What’s next for mobile banking apps
Mobile banking has started to grow up—you might say it’s entering its tween years.
In the early days of smartphones, banks saw mobile banking as just another avenue for customers to connect with services, not unlike online banking. What they (and probably everyone else) underestimated was how utterly dependent we would become on our mobile devices. As a result, mobile apps are no longer thought of as a siloed channel, but rather the glue of the relationship.
A poorly designed or inadequate app could prompt customers to change banks. Indeed, in her annual presentation to investors last month, JPMorgan Chase CFO Marianne Lake shared a slide showing that 57 percent of millennials would switch banks for one with a better tech platform.
The following is a look at the ways banks are strengthening their mobile offerings. Some banks are further along than others, so you may find that your bank already offers these tools.
Mobile is leading
Banks have gradually realized that consumers want to handle all of their banking business via mobile tools. For some banks, mobile logins now outnumber online logins. That’s a major inflection point for developers.
Institutions are responding by adding granular features to their mobile apps. For instance, Capital One has focused on how transaction details are displayed. You can now see a business’ full name, address, contact information and map location, versus merely seeing a line item.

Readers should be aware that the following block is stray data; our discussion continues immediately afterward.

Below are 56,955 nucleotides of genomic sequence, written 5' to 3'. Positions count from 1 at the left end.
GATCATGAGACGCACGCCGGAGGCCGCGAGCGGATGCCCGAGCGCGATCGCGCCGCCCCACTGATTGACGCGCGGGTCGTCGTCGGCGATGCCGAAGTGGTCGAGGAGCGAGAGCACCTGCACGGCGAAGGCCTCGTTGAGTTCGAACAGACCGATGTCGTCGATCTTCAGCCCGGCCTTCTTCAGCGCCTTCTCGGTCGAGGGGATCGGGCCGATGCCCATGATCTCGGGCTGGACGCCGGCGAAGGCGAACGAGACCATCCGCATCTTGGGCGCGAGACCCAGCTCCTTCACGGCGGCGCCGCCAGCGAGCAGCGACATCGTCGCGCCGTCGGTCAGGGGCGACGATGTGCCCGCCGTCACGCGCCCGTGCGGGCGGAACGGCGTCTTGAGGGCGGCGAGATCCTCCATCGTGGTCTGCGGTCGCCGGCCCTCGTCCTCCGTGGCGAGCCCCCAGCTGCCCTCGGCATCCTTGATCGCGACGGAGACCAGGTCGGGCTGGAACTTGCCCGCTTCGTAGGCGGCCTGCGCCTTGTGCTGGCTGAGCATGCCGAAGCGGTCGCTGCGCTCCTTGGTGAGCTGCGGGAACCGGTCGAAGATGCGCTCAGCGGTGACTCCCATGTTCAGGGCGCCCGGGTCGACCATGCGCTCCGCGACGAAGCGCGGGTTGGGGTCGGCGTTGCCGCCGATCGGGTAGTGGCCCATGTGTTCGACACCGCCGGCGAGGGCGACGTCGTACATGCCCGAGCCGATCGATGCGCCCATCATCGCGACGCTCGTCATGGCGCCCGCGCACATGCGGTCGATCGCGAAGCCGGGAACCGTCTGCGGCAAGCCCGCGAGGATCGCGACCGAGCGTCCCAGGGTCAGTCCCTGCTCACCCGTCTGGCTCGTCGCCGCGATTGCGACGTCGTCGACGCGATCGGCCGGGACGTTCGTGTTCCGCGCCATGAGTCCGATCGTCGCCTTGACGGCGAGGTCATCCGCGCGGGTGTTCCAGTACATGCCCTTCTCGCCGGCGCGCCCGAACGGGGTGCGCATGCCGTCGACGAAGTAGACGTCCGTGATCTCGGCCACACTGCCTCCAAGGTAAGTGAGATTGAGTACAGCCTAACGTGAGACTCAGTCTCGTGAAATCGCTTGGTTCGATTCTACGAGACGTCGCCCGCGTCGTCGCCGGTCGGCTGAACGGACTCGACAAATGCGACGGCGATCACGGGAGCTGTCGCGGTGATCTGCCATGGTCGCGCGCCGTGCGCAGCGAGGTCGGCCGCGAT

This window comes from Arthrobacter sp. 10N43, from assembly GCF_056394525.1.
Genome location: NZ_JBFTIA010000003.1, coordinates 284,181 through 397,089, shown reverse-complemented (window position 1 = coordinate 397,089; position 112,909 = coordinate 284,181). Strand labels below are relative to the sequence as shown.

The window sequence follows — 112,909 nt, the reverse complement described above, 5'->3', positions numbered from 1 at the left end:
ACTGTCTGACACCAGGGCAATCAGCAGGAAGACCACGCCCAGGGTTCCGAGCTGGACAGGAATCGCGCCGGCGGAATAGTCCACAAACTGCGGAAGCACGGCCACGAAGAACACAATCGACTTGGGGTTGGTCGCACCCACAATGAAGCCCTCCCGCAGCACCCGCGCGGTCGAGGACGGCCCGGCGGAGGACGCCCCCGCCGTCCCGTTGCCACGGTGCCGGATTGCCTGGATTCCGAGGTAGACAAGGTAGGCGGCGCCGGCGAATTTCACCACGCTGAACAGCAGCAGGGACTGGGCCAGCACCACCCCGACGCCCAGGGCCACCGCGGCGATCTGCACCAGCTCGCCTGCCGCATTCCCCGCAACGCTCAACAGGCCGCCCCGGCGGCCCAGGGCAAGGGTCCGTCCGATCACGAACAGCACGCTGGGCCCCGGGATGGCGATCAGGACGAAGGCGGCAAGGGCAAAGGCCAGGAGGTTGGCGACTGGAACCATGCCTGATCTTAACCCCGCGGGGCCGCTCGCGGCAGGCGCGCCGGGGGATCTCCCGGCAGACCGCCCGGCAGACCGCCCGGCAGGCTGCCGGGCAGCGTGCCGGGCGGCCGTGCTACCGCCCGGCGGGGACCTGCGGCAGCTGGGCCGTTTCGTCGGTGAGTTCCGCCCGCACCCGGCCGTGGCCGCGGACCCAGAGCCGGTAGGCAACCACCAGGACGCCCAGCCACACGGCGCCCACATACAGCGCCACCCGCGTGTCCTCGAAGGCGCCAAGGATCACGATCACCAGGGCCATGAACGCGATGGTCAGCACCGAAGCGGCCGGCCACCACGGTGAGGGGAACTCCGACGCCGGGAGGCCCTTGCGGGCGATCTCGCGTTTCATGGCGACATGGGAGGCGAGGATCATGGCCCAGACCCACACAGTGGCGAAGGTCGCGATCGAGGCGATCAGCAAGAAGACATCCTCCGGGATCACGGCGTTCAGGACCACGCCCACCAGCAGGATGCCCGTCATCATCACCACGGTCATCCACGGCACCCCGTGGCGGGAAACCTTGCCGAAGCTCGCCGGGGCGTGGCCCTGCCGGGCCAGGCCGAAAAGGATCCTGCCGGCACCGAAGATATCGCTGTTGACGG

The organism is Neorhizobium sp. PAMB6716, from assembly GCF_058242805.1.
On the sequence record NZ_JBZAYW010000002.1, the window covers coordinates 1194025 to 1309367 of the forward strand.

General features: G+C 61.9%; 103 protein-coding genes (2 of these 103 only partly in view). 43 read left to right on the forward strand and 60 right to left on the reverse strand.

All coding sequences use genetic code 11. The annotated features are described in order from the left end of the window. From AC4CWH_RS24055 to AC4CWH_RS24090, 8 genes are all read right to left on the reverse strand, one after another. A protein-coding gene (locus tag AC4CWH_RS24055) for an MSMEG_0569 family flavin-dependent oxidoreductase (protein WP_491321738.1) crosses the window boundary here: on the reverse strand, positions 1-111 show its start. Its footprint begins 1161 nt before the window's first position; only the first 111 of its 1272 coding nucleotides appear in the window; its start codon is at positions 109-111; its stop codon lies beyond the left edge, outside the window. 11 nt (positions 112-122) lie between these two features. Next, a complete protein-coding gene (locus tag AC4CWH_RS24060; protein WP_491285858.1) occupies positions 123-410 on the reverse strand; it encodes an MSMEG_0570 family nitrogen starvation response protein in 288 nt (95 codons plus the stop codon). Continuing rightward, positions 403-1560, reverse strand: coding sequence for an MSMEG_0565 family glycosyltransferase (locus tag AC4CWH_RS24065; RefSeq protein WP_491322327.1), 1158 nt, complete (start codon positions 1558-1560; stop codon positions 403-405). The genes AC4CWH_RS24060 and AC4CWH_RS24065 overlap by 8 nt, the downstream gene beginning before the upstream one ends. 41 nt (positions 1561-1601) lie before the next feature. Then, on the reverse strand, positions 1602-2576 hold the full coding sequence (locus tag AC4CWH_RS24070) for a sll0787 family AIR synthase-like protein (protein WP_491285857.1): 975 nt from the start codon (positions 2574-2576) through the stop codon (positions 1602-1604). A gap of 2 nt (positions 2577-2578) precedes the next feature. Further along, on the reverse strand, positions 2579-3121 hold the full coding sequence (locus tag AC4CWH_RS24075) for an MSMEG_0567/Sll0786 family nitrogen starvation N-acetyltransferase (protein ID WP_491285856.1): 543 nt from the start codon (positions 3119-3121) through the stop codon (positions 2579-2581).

At digital-only Ally Bank, parity is a priority, says Anand Talwar, deposits and consumer strategy executive at Ally. An example of that can be found in how the bank lets users manage CDs. Last month, the company introduced the ability to manage CD maturities via mobile. Customers can now renew their CDs, move their principle to their savings account or harvest their earnings.
“It’s going to be interesting to watch as interest rates rise and the appetite for CDs increases,” Talwar says. “We want our customers to be able to do things like set up a CD ladder in the palm of their hands.”
Leave the card at home
The lynchpin of mobile banking was the introduction of mobile deposit capture. Letting customers deposit a check by snapping a photo was a game changer, because it gave mobile banking a highly convenient feature that wasn’t available anywhere else.
Some bankers think the cardless ATM feature is the next big feature for mobile banking. The convenience it adds isn’t as great as mobile deposits, but it is a cool feature that only exists on mobile, and its value resonates with people, says Melissa Stevens, chief digital officer of Fifth Third Bank. Fifth Third added cardless ATMs this month.